Walking on Water





 Walking on Water

 Once upon a time, there was a child; a dreamer

He wanted to change the world, to walk on water

He wanted to fly, so high; to reach the stars, and farther

The child wasn’t insane, for his dreams were bigger

Than life itself, and that what a dream must be

If a dream abides to the limits of time and space, or smaller

Then it’s not a dream, it’s a joke, a flash of hope, no better

The child had kept dreamin’, day and night, as he’s growing older

People around him found it hard, to understand, or lend a helping hand

For their dictionaries had only two words: No and Impossible!

But the child had known better

Those two words weren’t in his dictionary

Instead, he replaced them with: Yes and Higher

Higher hopes, higher dreams, and higher expectations

From himself, but above all, from the Creator

For Him, everything, and anything is possible: All the same; the smaller and the bigger

The days, the years passed by, the kid is now a man, yet still, a dreamer

Can a grown-up be a dreamer?

People wonder

Dreaming is only for children, the insane, and the losers

Wake up to the reality, the rigid facts, this stuff takes no brainer

No dreamin’, get your head lower

Stop looking up, there isn’t anything up there

Except a sky and some clouds

The man listens, smiles, but knows better

For the child is still alive within him, the dreamer

Can a man fly? Can a man satisfy?

His dreams, without worrying about

The how and why?

Can a man walk on water?

Can a man be a true father?

And here, the man suddenly realized: This is harder

Than all the other dreams I’ve had

To be a True Father!!

He also realized: No one is waiting

No one is watching

How far he could go

And then he said:

I don’t want to change the world

I don’t want to walk on water

I just want to be: My children’s Father

My Children’s Father…

Other dreams will come true

No doubt, no wonder

But in time…

Set only by the Creator…

Right now…

All he wants…

Is to be: His Children’s Father…



About The Soaring Eagle

Entrepreneur, Investor, Solution Architect, Award-winning poet, Published author
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7 Responses to Walking on Water

  1. Lubaba says:

    It made me really happy to know that your dream was to be a true father, and I proudly say that you are a great father that can never be replaced…
    All great dreams begin with small steps however these small steps must be within the limits of space and time don’t you think, the dream itself is beyond the limits but the how is within
    About time you published a book of poems, I’d be more than happy to illustrate it for you 🙂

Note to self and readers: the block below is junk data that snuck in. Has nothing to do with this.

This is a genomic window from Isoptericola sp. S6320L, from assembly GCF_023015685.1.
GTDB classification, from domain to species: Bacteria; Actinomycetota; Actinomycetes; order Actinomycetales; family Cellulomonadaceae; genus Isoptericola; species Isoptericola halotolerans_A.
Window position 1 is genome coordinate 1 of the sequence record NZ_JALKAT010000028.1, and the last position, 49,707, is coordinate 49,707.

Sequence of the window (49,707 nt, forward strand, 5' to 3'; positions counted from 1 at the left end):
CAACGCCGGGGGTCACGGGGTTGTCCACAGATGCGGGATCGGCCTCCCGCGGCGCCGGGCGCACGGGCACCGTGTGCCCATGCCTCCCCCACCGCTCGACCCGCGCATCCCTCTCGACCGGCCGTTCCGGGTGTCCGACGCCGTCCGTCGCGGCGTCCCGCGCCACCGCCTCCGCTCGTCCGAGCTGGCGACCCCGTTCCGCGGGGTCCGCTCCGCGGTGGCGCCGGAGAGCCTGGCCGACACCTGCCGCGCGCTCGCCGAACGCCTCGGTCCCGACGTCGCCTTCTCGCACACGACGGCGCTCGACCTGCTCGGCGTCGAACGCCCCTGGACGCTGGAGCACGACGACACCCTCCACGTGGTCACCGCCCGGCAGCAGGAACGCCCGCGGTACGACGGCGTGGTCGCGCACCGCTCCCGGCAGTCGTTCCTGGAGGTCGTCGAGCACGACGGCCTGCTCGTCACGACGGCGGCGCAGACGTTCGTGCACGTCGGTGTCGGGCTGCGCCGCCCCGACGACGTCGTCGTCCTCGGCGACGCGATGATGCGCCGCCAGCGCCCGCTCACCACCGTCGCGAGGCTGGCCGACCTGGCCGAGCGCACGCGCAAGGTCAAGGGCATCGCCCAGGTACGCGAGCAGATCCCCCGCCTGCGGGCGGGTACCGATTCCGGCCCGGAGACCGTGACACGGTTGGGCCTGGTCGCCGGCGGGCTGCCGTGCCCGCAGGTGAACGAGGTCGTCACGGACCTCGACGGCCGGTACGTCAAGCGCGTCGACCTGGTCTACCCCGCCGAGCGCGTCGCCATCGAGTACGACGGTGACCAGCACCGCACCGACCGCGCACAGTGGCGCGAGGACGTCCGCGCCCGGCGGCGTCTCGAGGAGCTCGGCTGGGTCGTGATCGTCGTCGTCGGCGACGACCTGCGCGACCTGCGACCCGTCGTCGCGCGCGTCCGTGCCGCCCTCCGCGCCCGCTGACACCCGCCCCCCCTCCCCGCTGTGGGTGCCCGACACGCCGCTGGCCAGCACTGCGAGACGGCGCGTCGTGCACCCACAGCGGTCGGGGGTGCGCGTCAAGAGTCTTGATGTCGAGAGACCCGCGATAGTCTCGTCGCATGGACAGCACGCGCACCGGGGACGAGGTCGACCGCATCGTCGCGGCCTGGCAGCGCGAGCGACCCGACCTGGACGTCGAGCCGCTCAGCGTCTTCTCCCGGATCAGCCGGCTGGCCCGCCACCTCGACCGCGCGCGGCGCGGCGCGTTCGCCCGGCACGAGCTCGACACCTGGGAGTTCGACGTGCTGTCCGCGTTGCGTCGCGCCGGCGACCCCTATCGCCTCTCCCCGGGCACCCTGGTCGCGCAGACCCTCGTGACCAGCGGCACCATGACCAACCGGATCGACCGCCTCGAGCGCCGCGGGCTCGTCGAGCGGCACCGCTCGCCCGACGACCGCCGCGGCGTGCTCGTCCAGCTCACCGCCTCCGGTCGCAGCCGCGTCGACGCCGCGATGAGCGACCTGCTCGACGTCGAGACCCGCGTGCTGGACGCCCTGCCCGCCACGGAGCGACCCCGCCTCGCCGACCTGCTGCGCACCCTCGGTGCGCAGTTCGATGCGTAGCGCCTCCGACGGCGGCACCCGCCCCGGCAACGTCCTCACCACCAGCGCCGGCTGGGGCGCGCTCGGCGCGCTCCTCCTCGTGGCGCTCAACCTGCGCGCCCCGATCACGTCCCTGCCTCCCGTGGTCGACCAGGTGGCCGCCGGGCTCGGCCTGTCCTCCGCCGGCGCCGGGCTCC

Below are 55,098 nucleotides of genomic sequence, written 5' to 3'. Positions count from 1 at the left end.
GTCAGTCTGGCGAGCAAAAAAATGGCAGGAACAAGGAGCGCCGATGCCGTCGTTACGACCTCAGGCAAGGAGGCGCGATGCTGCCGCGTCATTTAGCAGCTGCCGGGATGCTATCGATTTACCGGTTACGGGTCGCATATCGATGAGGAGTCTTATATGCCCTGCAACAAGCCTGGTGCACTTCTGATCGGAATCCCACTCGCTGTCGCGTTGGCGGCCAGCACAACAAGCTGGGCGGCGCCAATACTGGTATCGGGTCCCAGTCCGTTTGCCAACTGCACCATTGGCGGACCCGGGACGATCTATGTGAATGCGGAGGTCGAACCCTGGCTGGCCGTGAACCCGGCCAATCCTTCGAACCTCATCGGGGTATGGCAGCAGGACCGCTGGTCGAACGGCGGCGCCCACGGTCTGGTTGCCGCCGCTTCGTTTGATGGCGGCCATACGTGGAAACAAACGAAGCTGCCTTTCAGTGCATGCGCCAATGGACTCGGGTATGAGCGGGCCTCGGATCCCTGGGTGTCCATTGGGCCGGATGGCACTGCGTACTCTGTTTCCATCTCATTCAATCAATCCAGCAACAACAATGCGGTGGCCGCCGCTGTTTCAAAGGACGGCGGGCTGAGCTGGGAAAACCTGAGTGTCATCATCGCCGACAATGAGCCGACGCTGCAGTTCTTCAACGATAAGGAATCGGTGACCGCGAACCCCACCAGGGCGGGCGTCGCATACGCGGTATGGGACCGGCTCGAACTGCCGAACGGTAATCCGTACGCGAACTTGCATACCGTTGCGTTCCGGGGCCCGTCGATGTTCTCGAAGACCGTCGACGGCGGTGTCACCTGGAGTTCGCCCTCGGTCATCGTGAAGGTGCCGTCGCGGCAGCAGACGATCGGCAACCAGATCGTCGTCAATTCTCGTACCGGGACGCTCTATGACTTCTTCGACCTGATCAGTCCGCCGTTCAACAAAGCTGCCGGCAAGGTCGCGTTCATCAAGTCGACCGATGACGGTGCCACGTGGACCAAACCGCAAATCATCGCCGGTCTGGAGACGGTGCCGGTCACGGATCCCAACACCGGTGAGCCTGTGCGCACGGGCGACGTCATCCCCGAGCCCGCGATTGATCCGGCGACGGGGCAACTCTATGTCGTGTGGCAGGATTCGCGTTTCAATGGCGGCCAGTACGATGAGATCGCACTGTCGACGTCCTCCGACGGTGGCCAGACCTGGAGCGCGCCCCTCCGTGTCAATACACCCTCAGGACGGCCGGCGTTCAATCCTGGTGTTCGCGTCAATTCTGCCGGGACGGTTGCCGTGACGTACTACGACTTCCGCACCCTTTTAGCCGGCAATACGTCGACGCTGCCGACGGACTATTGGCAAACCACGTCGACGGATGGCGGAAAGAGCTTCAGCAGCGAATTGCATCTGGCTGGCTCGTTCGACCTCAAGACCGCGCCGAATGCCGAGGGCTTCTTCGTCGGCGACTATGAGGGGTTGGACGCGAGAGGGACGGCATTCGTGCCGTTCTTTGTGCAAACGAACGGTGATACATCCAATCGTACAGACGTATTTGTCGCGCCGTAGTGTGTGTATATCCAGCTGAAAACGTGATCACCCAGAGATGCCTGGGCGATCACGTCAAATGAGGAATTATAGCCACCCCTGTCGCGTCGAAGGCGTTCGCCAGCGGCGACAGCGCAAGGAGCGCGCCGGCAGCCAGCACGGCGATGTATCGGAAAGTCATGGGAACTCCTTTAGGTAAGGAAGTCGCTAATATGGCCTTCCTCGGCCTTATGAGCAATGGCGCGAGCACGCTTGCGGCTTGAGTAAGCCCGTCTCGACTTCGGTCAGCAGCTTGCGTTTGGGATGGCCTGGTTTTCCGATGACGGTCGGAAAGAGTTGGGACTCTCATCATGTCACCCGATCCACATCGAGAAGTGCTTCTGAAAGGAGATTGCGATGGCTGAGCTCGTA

• EarlyEagle1 says:

      Even bad fathers can’t be replaced 😉 yeh? Just kidding. I’m proud of you too tim bit!

      Now the hard one:

      Yes, the dream has to be out of the limits of the past, the present, time, and space. Otherwise it’s a recycled memory or someone else’s boring idea.

      The how’s can take care of themselves, but you need to “know” how!

      This is not an invitation to dream and then sit on our buttoms (..) all day long. No, it’s a process that takes faith, clarity, and some work, intelligent work if you will.

      This is not enough to cover the topic. Remind me to talk about it in details when we meet.

      • earlyeagle1 says:

        One more thing. In any case, the how must always come after the why and the what. No work without a clear dream. the sequence of events is essential.

        We’ll talk more about dealing with the how’s. You’ll discover, strangely enough, that this is the easiest part of the process!

        Early Eagle

      • Lubaba says:

        Thanks for explaining, I’m looking forward to discussng this with you as it is a very important topic to me…

      • EarlyEagle1 says:

        Sure Insha’Allah. For now, keep this somewhere in your back-mind. It’s meant to make life easier. But it takes a calm conversation, over a cup of warm tea 🙂

  2. Sumayya says:

    Beautiful 🙂 If one is successful at being a good parent, then I imagine that they’ve overcome one of the biggest challenges in life. You certainly did an excellent job in that regard, and your children are lucky to have you as a father. Mashallah, the efforts that you have exerted in raising your children are truly evident; they are wonderful fruits of your labor and I am proud to call them my cousins.

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